-Emily Ladau at Think Inclusive

Two examples of communities that generally tend to prefer IFL are the Autistic Community and the Deaf Community. Many individuals in the Deaf Community capitalize the “D” in deaf to indicate being Deaf as a culture and identity. Read more about IFL.

 

7. Recognize cultural assumptions: The Religious Model

In the United States, our language is deeply affected by four major models of understanding disability: the religious, the medical, the educational, and the social.

The religious (or superstitious) model of disability gave rise to phrases like “afflicted with” or “stricken by” or “suffers from” a disability – reflecting a belief that disability somehow resulted from divine judgment or that the person was a victim or somehow morally deviant.

This way of thinking has also contributed to the devaluing, oppression, and isolation of people with disabilities. These terms also assume that a person with a disability is suffering or does not have a high quality of life. Read more about the Religious Model.

 

6. Recognize cultural assumptions: The Medical Model

The medical model of understanding disability promotes language that sees people with disabilities as “patients” with a “sickness” or “disease” that needs to be “cured.”

This way of talking about disability has also contributed to the isolation and oppression of people with disabilities, because disability is labelled as contagious or dangerous. Again, there is an assumption that a person with a disability is suffering or is a victim. Read more about the Medical Model.

 

5. Recognize cultural assumptions: The Educational Model

The educational model tends to promote language that sees people with disabilities as needing supports or assistance to become more like “the rest of us.” This view values or devalues people based on their capacity to adapt, “promotes low expectations of people with disabilities, and assumes unequal relationships.” Read more about the Educational Model.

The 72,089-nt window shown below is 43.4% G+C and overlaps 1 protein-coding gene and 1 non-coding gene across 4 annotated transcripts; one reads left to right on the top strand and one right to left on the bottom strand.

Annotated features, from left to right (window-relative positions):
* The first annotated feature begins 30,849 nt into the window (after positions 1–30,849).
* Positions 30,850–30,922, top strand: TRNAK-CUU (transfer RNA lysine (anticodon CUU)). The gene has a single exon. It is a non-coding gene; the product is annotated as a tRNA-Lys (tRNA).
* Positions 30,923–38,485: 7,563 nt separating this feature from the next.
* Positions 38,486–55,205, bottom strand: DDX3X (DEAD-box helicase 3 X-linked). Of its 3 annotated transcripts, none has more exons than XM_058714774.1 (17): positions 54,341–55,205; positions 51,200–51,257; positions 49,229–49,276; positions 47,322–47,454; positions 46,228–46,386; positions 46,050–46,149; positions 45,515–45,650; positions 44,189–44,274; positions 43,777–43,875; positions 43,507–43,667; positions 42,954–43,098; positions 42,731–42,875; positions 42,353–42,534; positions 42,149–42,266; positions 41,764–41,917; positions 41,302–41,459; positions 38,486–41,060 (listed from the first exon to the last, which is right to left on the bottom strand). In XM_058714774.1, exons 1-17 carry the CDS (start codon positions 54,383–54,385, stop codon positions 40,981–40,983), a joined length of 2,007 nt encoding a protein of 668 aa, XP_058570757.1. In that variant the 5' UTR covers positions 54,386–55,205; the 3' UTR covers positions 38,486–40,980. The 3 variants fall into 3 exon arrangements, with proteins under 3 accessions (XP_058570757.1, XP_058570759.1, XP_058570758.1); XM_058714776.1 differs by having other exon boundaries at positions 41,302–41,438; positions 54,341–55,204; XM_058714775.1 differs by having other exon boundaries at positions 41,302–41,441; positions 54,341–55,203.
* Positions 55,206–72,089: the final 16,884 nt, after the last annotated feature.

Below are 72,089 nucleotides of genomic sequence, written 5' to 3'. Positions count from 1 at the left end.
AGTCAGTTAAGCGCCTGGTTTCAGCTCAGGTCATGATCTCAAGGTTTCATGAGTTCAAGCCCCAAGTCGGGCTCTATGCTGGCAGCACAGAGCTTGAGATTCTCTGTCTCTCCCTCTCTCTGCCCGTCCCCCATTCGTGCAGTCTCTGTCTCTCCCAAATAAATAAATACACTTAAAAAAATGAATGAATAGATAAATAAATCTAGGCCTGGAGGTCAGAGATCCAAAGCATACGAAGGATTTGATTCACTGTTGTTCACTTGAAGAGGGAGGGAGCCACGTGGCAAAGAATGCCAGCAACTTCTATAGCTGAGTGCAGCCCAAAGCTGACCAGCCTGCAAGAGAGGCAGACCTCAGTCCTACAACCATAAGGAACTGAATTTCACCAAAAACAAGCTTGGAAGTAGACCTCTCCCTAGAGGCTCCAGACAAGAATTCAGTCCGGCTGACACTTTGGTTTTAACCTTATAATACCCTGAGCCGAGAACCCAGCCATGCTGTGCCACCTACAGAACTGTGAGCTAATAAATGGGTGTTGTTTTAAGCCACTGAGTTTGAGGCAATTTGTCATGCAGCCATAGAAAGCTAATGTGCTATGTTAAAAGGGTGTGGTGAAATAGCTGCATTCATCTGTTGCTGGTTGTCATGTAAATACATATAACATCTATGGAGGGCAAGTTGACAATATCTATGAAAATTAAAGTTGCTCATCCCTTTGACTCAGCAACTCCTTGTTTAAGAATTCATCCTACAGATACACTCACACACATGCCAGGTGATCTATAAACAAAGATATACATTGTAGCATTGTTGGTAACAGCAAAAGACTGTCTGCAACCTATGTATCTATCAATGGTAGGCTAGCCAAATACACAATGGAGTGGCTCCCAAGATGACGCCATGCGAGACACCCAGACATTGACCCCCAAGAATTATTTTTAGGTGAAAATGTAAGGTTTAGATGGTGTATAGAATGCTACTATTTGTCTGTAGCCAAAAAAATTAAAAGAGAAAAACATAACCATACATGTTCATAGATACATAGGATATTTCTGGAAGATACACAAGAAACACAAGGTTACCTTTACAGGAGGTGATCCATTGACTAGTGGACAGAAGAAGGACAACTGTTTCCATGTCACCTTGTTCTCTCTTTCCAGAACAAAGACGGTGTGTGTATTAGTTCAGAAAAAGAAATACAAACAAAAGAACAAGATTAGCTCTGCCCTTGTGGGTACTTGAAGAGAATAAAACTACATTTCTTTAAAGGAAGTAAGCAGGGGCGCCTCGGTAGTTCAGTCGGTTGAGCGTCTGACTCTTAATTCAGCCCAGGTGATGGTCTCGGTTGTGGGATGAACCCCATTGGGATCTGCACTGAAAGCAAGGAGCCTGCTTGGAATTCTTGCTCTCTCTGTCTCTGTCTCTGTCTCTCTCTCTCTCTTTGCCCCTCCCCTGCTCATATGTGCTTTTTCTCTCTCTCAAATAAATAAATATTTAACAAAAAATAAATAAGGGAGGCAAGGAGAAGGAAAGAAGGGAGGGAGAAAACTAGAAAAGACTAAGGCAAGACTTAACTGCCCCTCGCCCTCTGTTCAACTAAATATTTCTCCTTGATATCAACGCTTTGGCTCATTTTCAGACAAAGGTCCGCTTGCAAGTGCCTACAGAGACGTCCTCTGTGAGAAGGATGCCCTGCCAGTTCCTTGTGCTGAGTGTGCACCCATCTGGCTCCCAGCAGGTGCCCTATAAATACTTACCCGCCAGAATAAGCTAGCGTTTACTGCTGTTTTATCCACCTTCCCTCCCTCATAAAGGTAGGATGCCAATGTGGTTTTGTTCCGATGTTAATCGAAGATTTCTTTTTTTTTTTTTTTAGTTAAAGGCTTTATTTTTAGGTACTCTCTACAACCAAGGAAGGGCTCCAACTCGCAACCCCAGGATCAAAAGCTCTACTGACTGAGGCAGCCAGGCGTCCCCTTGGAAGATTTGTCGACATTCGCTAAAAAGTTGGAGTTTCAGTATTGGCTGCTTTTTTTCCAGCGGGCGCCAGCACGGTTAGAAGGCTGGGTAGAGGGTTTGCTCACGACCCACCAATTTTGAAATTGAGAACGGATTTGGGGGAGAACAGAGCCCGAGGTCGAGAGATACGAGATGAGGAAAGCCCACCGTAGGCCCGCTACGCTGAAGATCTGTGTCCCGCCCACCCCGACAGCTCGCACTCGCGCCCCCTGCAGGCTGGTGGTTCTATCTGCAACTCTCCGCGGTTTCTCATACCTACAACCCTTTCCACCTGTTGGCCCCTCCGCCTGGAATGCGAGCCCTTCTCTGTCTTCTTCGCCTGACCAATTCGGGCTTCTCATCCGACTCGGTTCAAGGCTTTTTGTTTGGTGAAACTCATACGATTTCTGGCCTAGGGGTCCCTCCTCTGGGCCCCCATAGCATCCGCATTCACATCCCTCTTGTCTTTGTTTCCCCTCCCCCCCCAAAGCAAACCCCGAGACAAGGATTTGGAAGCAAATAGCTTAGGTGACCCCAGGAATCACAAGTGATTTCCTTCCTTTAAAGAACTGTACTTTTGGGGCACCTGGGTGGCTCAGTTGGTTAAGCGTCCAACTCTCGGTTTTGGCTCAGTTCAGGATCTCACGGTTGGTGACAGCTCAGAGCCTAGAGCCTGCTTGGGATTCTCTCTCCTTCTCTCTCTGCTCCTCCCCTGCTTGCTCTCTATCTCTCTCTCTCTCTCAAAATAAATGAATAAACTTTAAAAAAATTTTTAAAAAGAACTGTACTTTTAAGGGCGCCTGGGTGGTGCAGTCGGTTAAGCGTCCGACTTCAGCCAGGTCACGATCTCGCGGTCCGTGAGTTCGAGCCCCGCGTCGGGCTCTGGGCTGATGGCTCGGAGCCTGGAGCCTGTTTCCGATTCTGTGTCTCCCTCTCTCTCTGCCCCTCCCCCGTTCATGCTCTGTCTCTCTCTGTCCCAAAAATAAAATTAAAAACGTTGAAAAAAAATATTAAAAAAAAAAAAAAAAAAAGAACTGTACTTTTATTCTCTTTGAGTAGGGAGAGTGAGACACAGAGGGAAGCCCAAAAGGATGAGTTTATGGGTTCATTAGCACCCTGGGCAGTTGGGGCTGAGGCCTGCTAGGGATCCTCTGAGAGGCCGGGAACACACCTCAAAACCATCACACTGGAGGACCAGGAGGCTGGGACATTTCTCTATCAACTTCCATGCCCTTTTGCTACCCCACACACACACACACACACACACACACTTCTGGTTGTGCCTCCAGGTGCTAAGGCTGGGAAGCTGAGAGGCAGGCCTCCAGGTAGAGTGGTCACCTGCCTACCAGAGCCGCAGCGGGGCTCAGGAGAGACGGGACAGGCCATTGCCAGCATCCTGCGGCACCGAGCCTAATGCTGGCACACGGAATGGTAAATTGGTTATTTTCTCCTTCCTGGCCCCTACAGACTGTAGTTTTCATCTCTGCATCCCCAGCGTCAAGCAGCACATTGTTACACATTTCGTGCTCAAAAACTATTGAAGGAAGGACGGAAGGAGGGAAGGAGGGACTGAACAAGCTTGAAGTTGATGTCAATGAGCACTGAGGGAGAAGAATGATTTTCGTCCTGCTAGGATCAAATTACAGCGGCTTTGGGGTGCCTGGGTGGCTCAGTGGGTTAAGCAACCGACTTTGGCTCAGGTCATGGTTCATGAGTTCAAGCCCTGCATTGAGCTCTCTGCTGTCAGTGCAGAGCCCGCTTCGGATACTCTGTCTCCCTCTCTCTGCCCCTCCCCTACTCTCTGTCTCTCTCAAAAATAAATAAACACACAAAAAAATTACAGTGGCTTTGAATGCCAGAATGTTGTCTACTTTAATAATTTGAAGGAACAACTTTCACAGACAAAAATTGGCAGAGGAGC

This way of understanding disability often contributes to more isolation and the loss of rights, particularly in academic and professional settings. This view of disability also leads others to assume a patronizing role of “helpful teacher or parent” around people with disabilities.

 

4. Strive to understand the Social Model of understanding disability.

In contrast to the models above, the Social Model views disability as a mismatch between a person’s traits and their environment, and teaches that human culture turns natural traits into disabilities. A person’s disability can “become less severe without anything about their brain or abilities changing, if their environment accommodates their needs.” Read more about the Social Model.

This model of disability places the need for adaptation not on the individual with the disability, but on the environment and culture.

 

3. Re-examine the stereotypes our culture promotes about disability.

How many times have you seen a person with disability portrayed on television as inspirational? Or as dangerous to others? Or as a person without any flaws?

Laurie Block, in her article Stereotypes About People with Disabilities, describes six common stereotypes to be aware of. She describes one such stereotype as the idea that a person with a disability is a “superhuman,” triumphing over adversity in a way that serves as an example to others. Another stereotype is that people with disabilities are “holy innocents with special grace, with the function of inspiring others to value life.”

 

2. Choose to care about the preferences of other people, rather than just caring that you are “correct.”

In the end, our attitudes are more important than our choice of language:

“While terminology is important in shaping viewpoints, attitudes are even more important. Most people with disabilities are less offended by occasional outdated terminology than by obvious paternalistic or patronizing attitudes … Sincere respect and equality are easily recognized.” (Read more from Disability Info)